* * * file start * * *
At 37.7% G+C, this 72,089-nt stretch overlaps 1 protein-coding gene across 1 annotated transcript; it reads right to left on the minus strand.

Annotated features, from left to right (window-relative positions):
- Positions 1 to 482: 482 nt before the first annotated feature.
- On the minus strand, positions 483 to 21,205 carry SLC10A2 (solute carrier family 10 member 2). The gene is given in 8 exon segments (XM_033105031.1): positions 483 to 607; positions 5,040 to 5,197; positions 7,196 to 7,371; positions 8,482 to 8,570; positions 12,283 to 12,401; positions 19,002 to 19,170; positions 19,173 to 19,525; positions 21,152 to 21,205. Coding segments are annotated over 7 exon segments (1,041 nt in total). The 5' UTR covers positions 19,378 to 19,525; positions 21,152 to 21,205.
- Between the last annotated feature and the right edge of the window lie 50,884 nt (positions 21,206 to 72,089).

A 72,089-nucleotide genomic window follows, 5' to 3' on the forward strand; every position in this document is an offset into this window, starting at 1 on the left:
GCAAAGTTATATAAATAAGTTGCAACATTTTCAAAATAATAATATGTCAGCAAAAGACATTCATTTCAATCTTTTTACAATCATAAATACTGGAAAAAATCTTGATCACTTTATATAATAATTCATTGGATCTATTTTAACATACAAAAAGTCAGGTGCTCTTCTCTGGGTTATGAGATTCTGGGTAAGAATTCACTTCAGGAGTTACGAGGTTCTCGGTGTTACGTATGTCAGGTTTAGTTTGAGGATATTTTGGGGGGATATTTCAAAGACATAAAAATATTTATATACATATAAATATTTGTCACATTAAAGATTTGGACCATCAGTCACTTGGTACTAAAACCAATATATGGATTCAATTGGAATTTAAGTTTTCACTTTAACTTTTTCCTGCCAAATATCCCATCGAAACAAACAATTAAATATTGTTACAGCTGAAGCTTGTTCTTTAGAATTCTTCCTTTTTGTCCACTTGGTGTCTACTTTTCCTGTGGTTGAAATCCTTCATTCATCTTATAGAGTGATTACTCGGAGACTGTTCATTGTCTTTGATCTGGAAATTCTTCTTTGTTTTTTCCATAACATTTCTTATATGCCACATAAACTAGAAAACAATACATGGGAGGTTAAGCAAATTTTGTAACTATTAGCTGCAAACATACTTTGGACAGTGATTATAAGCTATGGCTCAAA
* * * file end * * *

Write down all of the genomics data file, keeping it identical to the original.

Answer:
At 37.7% G+C, this 72,089-nt stretch overlaps 1 protein-coding gene across 1 annotated transcript; it reads right to left on the minus strand.

Annotated features, from left to right (window-relative positions):
- Positions 1 to 482: 482 nt before the first annotated feature.
- On the minus strand, positions 483 to 21,205 carry SLC10A2 (solute carrier family 10 member 2). The gene is given in 8 exon segments (XM_033105031.1): positions 483 to 607; positions 5,040 to 5,197; positions 7,196 to 7,371; positions 8,482 to 8,570; positions 12,283 to 12,401; positions 19,002 to 19,170; positions 19,173 to 19,525; positions 21,152 to 21,205. Coding segments are annotated over 7 exon segments (1,041 nt in total). The 5' UTR covers positions 19,378 to 19,525; positions 21,152 to 21,205.
- Between the last annotated feature and the right edge of the window lie 50,884 nt (positions 21,206 to 72,089).

A 72,089-nucleotide genomic window follows, 5' to 3' on the forward strand; every position in this document is an offset into this window, starting at 1 on the left:
GCAAAGTTATATAAATAAGTTGCAACATTTTCAAAATAATAATATGTCAGCAAAAGACATTCATTTCAATCTTTTTACAATCATAAATACTGGAAAAAATCTTGATCACTTTATATAATAATTCATTGGATCTATTTTAACATACAAAAAGTCAGGTGCTCTTCTCTGGGTTATGAGATTCTGGGTAAGAATTCACTTCAGGAGTTACGAGGTTCTCGGTGTTACGTATGTCAGGTTTAGTTTGAGGATATTTTGGGGGGATATTTCAAAGACATAAAAATATTTATATACATATAAATATTTGTCACATTAAAGATTTGGACCATCAGTCACTTGGTACTAAAACCAATATATGGATTCAATTGGAATTTAAGTTTTCACTTTAACTTTTTCCTGCCAAATATCCCATCGAAACAAACAATTAAATATTGTTACAGCTGAAGCTTGTTCTTTAGAATTCTTCCTTTTTGTCCACTTGGTGTCTACTTTTCCTGTGGTTGAAATCCTTCATTCATCTTATAGAGTGATTACTCGGAGACTGTTCATTGTCTTTGATCTGGAAATTCTTCTTTGTTTTTTCCATAACATTTCTTATATGCCACATAAACTAGAAAACAATACATGGGAGGTTAAGCAAATTTTGTAACTATTAGCTGCAAACATACTTTGGACAGTGATTATAAGCTATGGCTCAAA